The failure of engraftment in human cases of in utero hematopoietic cell transplantation (IUHCT) in which no immunodeficiency exists suggests the presence of an unrecognized fetal immune barrier. A similar barrier in murine IUHCT appears to be dependent on the chimerism level and is poorly explained by a lack of T-cell tolerance induction. Therefore, we studied the effect of the chimerism level on en-graftment and host natural killer (NK) - cell education in a murine model of IUHCT. The dose of transplanted cells was found to exhibit a strong correlation with both the engraftment rate and chimerism level. More specifically, a threshold level of initial chimerism (> 1.8%) was identified that predicted durable engraftment for allogeneic IUHCT, whereas low initial chimerism (< 1.8%) predicted a loss of engraftment. NK cells taken from chimeras above the "chimerism threshold" displayed durable calibration of alloresponsive Ly49A receptors and tolerance to donor antigens. Depletion of recipient NK cells stabilized engraftment in low-level chimeras (< 1.8%). These studies illustrate the importance of the early chimerism threshold in predicting long-term engraftment and host NK-cell tolerance after in utero transplantation.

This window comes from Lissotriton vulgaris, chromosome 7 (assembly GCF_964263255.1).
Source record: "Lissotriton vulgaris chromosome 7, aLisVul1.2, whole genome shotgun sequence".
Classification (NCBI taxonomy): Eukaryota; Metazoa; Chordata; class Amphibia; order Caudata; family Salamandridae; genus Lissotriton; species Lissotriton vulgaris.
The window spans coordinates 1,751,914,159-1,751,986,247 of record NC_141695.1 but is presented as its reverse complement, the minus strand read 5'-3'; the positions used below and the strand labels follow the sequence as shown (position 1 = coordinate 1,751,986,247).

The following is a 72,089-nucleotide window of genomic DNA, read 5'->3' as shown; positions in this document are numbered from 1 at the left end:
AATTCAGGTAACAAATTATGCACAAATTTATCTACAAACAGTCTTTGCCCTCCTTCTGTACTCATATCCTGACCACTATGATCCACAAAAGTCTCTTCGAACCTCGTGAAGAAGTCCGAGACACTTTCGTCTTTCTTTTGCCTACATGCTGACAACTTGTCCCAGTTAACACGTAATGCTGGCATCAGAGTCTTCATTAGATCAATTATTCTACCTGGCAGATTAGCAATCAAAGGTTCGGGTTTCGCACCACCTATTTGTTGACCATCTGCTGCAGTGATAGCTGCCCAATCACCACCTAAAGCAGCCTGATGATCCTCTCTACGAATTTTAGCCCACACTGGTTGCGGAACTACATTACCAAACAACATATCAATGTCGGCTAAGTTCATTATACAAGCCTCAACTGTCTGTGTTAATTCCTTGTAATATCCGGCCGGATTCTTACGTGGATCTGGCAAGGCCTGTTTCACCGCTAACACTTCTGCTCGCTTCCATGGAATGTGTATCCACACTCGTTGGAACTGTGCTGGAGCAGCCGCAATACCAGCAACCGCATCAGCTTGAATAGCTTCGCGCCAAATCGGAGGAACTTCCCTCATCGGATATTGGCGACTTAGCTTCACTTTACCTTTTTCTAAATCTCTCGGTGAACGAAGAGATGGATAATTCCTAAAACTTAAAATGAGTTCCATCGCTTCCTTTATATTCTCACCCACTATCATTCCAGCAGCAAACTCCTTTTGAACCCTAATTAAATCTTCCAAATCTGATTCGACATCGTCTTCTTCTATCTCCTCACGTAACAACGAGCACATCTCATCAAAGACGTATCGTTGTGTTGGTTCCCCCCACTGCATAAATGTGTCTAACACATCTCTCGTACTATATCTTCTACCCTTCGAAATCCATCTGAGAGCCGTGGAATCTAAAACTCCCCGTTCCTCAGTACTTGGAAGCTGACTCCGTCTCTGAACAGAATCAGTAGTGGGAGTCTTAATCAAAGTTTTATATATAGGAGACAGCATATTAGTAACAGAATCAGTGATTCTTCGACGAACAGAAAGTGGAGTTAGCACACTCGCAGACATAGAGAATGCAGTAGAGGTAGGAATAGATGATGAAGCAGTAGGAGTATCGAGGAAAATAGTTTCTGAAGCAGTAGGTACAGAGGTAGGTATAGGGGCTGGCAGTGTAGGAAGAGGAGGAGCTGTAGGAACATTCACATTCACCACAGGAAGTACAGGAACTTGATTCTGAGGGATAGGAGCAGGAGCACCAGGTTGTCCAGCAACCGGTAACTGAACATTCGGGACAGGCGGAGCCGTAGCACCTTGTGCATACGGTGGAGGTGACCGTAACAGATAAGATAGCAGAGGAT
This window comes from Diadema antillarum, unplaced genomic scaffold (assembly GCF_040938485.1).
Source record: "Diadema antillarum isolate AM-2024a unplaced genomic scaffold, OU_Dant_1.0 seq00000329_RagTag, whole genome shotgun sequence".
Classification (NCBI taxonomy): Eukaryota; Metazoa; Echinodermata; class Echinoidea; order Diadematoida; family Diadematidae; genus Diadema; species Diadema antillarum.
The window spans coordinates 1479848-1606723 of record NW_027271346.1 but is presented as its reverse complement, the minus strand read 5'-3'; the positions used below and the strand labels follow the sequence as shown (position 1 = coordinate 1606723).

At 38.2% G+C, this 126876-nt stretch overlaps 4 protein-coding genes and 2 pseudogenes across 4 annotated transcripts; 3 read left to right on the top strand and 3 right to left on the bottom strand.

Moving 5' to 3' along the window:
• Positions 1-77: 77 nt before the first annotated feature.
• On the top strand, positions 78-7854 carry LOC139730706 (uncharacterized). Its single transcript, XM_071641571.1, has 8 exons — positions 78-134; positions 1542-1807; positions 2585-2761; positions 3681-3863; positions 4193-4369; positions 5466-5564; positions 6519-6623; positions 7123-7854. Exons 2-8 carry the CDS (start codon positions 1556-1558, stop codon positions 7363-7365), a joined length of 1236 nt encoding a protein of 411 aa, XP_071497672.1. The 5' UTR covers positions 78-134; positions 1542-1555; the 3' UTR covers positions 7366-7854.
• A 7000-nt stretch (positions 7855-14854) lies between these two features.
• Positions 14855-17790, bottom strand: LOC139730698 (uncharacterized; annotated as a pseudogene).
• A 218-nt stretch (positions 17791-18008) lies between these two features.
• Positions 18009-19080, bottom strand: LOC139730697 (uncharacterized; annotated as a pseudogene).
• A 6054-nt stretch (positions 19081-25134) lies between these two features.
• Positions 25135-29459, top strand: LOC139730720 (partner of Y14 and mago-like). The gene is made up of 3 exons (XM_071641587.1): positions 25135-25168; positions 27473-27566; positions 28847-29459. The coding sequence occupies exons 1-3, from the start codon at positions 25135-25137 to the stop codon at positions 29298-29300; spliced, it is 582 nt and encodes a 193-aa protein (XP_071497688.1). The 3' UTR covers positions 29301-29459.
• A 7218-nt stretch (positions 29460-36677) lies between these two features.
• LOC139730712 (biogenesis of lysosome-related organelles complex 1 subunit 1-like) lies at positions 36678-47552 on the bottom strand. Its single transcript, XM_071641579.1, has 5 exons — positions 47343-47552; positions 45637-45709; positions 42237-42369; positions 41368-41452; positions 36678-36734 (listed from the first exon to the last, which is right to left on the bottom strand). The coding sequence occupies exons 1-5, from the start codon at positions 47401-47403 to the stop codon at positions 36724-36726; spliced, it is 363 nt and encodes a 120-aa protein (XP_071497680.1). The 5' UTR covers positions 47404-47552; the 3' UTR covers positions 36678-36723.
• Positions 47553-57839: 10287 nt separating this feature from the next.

ASJC Scopus subject areas
- Cell Biology